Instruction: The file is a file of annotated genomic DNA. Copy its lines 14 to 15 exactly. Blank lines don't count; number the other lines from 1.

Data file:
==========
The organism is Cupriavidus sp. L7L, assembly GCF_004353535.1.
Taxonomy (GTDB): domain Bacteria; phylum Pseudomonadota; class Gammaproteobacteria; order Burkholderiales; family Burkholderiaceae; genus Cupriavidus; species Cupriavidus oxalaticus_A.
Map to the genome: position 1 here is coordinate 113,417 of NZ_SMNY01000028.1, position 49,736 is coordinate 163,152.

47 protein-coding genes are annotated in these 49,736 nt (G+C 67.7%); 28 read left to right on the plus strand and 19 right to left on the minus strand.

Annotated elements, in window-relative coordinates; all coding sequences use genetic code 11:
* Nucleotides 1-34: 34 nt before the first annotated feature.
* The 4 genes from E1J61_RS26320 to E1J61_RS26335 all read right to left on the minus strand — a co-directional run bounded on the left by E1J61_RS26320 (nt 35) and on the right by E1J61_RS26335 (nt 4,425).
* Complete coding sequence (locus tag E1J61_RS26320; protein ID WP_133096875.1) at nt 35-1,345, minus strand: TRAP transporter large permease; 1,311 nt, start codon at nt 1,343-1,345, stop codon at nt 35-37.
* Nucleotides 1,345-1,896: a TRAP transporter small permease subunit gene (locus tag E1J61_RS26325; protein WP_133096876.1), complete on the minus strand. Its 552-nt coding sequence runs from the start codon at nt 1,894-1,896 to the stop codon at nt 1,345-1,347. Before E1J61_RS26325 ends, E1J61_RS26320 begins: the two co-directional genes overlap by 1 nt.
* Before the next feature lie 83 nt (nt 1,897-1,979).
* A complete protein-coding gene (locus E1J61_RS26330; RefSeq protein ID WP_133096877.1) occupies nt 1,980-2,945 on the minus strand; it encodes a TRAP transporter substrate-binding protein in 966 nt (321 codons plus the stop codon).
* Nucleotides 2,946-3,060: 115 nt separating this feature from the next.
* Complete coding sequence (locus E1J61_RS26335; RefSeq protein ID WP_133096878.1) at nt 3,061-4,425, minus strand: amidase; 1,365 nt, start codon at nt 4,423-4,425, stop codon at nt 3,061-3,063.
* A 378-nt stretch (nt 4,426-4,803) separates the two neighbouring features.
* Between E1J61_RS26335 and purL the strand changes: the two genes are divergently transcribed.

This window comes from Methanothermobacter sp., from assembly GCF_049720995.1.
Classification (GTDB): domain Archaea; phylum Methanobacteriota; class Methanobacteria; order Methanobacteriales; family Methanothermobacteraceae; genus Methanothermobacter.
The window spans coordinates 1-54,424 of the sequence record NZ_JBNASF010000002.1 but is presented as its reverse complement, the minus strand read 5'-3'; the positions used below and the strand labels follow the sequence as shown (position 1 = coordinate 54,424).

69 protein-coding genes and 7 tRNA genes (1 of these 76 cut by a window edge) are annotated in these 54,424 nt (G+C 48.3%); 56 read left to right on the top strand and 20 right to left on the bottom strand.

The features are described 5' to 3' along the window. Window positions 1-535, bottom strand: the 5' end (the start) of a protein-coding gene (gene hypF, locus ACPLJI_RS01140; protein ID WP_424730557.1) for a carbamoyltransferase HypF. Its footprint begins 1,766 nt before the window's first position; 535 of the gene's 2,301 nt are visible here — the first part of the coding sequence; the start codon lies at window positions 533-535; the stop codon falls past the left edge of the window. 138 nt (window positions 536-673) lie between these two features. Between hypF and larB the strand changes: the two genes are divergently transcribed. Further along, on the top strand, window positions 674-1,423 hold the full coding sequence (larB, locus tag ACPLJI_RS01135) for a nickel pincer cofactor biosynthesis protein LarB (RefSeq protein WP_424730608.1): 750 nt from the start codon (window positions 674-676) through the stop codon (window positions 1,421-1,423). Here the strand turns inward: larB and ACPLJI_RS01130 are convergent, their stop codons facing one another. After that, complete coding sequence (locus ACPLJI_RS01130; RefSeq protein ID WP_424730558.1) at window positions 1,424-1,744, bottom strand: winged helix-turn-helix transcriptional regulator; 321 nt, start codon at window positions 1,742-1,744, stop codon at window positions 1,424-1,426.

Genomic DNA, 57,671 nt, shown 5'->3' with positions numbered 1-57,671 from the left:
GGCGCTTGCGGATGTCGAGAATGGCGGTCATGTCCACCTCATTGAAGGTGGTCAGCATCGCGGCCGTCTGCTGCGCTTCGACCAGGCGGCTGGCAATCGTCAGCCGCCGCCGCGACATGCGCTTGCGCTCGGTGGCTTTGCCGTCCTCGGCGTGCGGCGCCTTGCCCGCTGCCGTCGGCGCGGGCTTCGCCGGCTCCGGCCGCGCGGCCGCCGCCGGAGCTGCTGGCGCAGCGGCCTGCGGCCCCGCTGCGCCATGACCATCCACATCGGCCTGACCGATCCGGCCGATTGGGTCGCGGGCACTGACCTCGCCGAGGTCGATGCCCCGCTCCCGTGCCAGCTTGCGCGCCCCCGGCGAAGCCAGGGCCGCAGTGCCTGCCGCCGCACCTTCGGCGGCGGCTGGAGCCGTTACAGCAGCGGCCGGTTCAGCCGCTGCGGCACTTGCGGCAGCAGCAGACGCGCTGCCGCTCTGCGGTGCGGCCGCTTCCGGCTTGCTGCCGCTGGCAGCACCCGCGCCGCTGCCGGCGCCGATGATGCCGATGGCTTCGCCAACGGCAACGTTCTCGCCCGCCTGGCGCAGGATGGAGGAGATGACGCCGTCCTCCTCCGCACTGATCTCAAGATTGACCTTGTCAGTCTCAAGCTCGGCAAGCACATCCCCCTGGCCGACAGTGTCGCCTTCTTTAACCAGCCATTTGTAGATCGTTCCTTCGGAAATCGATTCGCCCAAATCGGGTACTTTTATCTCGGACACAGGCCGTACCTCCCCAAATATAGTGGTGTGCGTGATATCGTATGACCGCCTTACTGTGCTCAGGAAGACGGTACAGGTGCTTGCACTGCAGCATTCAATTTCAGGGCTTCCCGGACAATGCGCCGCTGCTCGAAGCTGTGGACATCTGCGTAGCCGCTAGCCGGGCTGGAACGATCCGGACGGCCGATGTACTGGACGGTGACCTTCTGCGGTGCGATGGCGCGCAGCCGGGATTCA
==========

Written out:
* A 378-nt stretch (nt 4,426-4,803) separates the two neighbouring features.
* Between E1J61_RS26335 and purL the strand changes: the two genes are divergently transcribed.